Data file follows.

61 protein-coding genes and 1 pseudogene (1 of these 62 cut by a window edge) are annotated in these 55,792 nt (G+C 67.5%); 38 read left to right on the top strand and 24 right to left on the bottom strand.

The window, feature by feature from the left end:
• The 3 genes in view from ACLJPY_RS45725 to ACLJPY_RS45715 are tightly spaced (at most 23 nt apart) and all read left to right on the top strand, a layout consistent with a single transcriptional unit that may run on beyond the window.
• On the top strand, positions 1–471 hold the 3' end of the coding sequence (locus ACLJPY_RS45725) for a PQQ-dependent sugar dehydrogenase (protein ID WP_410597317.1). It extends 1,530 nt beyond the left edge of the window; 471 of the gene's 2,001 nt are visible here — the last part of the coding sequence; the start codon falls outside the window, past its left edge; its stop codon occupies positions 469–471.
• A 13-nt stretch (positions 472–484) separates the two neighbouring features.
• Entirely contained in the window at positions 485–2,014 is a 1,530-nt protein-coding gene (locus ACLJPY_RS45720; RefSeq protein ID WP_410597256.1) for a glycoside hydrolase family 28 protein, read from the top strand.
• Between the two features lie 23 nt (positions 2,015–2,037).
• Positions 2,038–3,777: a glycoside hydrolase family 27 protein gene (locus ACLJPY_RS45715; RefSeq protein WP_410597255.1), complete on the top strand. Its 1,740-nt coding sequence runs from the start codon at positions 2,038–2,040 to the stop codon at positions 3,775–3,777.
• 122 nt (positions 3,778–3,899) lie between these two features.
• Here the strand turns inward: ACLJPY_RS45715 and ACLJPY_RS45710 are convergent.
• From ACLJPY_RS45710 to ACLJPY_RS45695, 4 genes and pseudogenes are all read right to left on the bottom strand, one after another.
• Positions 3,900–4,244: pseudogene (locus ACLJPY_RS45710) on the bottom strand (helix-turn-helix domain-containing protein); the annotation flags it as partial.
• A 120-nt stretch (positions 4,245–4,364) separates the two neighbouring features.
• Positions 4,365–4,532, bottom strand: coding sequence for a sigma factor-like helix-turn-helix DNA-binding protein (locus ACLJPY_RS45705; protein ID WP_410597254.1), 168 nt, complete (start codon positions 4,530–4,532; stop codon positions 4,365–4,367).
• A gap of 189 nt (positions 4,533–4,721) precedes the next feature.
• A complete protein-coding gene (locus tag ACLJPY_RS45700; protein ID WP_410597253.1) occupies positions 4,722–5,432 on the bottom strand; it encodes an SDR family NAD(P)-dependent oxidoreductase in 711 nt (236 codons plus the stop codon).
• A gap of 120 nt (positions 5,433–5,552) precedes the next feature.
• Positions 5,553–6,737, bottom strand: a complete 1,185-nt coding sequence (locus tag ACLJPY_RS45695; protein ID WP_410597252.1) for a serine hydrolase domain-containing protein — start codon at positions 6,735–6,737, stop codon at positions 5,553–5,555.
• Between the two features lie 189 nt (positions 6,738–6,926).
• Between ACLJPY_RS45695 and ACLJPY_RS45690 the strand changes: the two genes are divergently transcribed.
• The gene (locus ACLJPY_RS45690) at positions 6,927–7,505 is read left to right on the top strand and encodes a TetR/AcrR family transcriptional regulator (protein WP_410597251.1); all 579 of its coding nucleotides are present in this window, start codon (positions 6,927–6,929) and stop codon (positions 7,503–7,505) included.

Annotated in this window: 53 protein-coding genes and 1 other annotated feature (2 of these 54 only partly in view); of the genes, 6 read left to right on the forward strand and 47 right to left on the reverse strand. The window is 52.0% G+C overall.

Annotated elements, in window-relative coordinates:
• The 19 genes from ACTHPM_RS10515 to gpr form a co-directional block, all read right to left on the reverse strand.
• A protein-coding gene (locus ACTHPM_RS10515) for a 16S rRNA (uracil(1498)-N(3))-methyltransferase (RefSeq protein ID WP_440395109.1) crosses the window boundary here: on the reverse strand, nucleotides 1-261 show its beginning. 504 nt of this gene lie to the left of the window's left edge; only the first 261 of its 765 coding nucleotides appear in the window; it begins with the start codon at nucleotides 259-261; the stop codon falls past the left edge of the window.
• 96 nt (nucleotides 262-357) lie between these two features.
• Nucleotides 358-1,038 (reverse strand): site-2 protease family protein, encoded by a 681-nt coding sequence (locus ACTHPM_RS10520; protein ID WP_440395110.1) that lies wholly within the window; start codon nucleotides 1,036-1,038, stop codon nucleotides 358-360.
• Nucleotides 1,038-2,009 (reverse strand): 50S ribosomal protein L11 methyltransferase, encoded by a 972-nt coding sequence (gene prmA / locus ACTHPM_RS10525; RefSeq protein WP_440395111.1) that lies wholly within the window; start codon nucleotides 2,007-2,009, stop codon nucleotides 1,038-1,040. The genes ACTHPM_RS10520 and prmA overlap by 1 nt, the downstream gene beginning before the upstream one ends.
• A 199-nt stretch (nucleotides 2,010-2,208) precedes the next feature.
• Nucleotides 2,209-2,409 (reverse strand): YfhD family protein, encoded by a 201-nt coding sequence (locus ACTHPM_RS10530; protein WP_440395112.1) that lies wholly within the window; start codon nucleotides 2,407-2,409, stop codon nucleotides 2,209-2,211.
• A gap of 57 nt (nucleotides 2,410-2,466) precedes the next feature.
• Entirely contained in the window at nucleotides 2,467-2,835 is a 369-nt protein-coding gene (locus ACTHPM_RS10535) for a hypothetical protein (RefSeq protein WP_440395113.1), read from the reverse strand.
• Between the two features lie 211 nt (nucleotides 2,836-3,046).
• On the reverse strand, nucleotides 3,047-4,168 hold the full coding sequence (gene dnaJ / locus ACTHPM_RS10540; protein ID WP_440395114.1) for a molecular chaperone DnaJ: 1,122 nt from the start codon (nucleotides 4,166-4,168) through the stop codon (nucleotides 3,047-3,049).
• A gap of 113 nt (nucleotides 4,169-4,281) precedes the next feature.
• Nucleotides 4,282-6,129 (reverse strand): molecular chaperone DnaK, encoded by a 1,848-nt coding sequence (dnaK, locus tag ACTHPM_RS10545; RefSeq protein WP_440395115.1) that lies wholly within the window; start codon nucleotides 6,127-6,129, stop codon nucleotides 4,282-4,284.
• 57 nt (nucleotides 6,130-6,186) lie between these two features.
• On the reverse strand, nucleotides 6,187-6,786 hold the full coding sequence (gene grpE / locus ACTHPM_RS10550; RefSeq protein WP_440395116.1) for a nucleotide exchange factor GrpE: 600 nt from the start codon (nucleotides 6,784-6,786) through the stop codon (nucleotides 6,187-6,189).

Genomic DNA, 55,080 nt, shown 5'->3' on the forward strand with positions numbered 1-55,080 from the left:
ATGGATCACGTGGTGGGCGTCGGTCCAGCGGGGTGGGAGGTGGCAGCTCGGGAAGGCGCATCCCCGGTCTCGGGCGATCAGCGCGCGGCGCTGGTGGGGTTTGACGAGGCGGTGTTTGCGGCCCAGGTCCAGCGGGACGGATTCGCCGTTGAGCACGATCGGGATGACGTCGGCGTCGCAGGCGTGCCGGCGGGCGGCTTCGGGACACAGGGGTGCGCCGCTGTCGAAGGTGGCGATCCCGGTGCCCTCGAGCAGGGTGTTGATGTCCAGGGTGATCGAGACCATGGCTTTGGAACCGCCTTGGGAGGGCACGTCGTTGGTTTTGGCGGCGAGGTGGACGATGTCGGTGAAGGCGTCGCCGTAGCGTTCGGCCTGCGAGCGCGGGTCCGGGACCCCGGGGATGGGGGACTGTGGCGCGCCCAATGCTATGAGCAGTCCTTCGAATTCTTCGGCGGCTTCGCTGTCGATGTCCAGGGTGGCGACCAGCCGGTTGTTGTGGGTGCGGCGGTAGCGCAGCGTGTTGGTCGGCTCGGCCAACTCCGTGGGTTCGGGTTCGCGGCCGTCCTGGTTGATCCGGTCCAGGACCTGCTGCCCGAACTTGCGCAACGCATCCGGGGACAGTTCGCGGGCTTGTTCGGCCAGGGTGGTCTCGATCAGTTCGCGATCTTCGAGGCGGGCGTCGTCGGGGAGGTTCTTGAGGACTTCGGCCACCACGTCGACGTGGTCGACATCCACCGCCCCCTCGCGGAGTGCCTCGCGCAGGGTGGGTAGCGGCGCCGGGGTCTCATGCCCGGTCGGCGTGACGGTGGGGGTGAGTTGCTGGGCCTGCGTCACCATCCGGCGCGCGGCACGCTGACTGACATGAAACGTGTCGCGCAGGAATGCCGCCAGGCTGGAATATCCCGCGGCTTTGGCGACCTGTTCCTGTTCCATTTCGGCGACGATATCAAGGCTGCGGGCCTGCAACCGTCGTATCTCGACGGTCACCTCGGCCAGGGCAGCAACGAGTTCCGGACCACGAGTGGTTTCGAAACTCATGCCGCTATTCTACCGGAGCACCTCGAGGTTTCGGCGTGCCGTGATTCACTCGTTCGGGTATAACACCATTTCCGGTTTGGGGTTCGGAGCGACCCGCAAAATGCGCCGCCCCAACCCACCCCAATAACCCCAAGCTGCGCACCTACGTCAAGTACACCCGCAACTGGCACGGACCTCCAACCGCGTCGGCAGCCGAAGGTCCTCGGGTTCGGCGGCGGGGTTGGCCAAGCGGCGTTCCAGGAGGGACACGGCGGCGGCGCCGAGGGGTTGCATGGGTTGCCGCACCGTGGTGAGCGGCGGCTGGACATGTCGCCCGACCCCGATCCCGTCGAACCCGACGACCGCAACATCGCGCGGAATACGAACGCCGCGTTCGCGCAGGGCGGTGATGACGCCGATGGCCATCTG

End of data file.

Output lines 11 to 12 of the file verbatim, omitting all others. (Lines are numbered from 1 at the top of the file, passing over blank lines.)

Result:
• From ACLJPY_RS45710 to ACLJPY_RS45695, 4 genes and pseudogenes are all read right to left on the bottom strand, one after another.
• Positions 3,900–4,244: pseudogene (locus ACLJPY_RS45710) on the bottom strand (helix-turn-helix domain-containing protein); the annotation flags it as partial.